As the father of a physicist, a biologist and an IT specialist, I was curious to see what the political parties published in their election manifestoes regarding revitalising interest in science, technology, engineering and maths (STEM) subjects.
As the BMRA chief executive, however, I was also keen to see how they would support technical routes such as apprenticeships.
The metals recycling sector needs all kinds of employees – from traders and scientists to engineers and technical specialists. It needs innovators to identify, develop and deliver more cost-effective methods to separate materials further, to deliver tramp-free materials, to recycle products to the nth degree.
It needs highly trained operatives to run the processes, plant and equipment, and traders to sell the metals. They are all needed now and in the future.
Yet to entice all these different types of people into a career in the recycling sector, we have to change mindsets. We must start challenging people’s opinions of the scrap industry at an earlier age by educating them about the benefits of recycling, and showing them how they can play a part in safeguarding the environment.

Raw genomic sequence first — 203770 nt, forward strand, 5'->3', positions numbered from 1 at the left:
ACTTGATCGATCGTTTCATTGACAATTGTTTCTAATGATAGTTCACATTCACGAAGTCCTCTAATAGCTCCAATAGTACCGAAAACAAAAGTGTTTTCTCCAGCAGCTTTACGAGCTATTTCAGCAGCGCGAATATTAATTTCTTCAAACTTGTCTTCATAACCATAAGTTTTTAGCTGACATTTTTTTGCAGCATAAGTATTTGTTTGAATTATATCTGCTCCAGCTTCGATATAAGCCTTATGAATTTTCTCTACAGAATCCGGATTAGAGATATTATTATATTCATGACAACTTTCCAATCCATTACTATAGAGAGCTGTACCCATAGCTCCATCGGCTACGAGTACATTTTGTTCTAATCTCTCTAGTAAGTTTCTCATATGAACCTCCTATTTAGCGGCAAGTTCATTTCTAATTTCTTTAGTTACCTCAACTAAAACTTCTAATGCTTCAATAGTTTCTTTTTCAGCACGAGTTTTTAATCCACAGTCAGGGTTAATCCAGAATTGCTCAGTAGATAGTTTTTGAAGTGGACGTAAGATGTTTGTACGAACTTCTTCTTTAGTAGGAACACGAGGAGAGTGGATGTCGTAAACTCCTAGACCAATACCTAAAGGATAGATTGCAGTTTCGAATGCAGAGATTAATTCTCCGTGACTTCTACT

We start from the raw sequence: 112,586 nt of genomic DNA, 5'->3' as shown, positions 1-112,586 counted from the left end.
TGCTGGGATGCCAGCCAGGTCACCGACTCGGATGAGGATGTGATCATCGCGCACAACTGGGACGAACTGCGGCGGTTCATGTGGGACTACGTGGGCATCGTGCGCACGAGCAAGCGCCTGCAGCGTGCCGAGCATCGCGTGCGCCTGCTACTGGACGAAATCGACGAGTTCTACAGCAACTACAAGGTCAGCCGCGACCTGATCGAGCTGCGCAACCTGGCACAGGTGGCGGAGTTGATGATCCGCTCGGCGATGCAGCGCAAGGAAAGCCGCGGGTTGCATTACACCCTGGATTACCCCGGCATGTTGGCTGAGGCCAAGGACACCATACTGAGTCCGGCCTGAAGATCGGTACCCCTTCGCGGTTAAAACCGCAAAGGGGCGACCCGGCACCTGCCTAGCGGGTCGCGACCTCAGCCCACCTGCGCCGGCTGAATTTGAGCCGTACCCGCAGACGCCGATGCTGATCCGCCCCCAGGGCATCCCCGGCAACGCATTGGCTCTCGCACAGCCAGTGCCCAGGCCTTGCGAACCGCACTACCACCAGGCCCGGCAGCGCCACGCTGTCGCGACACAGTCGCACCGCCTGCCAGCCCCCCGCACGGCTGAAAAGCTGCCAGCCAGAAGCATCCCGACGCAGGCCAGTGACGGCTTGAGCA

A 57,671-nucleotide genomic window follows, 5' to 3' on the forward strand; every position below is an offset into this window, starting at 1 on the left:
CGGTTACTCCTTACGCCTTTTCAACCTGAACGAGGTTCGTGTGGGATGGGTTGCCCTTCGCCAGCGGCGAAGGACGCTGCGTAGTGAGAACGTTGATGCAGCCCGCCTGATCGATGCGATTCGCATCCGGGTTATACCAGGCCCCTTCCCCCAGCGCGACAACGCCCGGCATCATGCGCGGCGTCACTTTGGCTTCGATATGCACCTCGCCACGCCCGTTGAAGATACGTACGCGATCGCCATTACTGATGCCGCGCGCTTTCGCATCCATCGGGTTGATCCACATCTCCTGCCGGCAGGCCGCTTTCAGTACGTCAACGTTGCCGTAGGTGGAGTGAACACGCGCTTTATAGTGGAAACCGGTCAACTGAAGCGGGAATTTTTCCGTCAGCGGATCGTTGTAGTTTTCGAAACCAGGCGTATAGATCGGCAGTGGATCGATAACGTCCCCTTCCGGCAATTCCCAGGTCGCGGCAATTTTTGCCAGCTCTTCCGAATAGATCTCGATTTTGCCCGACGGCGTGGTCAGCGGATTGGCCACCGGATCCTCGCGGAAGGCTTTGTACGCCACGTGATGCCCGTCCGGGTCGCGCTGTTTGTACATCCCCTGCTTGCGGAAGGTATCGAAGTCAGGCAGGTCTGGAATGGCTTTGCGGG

Perhaps the first step is to help everyone, parents and children alike, to understand the true value of what they are looking at when it comes to a scrap yard.
For example, near where I live, there is one of the ugliest buildings I have ever seen but no-one complains or moans about it because it is a hospice. In other words, the good deeds done within the building far outweigh its appearance.
If young people looked at a scrap yard knowing exactly how it was benefiting the environment, not to mention the economy, they might be more inclined to see an interesting and exciting career opportunity.
But, like any industry, we do not simply want more people choosing to study STEM subjects at school and beyond. We need to attract technically minded candidates who want to get involved with the day-today operations of the yard too.
In fact, the BMRA is working with its members to develop a recognised apprenticeship under the Government’s Trailblazer scheme. Reflecting the highly specialised and varied nature of the work carried out in a metals recycling yard, the industry has identified the knowledge, skills and behaviours that an apprentice in the sector will need to develop.
At the same time, it is important that, as an industry, we support and nurture young people who have chosen a career in the sector. The association recently launched the Young British Metals Recyclers, a forum for those aged 35 and under to come together and discuss the particular issues that affect them.
They are, after all, the business leaders of tomorrow.
Robert Fell is chief executive of the British Metals Recycling Association (BMRA)